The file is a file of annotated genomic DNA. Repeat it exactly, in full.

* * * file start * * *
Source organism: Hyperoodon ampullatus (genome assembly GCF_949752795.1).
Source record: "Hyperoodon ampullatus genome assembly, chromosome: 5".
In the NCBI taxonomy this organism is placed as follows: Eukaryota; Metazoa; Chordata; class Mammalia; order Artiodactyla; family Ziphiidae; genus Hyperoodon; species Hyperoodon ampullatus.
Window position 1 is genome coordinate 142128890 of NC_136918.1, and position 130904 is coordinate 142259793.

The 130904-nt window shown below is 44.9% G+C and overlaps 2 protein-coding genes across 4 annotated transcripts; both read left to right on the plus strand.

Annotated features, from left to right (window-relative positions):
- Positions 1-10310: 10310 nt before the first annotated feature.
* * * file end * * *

Source organism: Hyperoodon ampullatus (genome assembly GCF_949752795.1).
Source record: "Hyperoodon ampullatus genome assembly, chromosome: 5".
In the NCBI taxonomy this organism is placed as follows: Eukaryota; Metazoa; Chordata; class Mammalia; order Artiodactyla; family Ziphiidae; genus Hyperoodon; species Hyperoodon ampullatus.
Window position 1 is genome coordinate 142128890 of NC_136918.1, and position 130904 is coordinate 142259793.

The 130904-nt window shown below is 44.9% G+C and overlaps 2 protein-coding genes across 4 annotated transcripts; both read left to right on the plus strand.

Annotated features, from left to right (window-relative positions):
- Positions 1-10310: 10310 nt before the first annotated feature.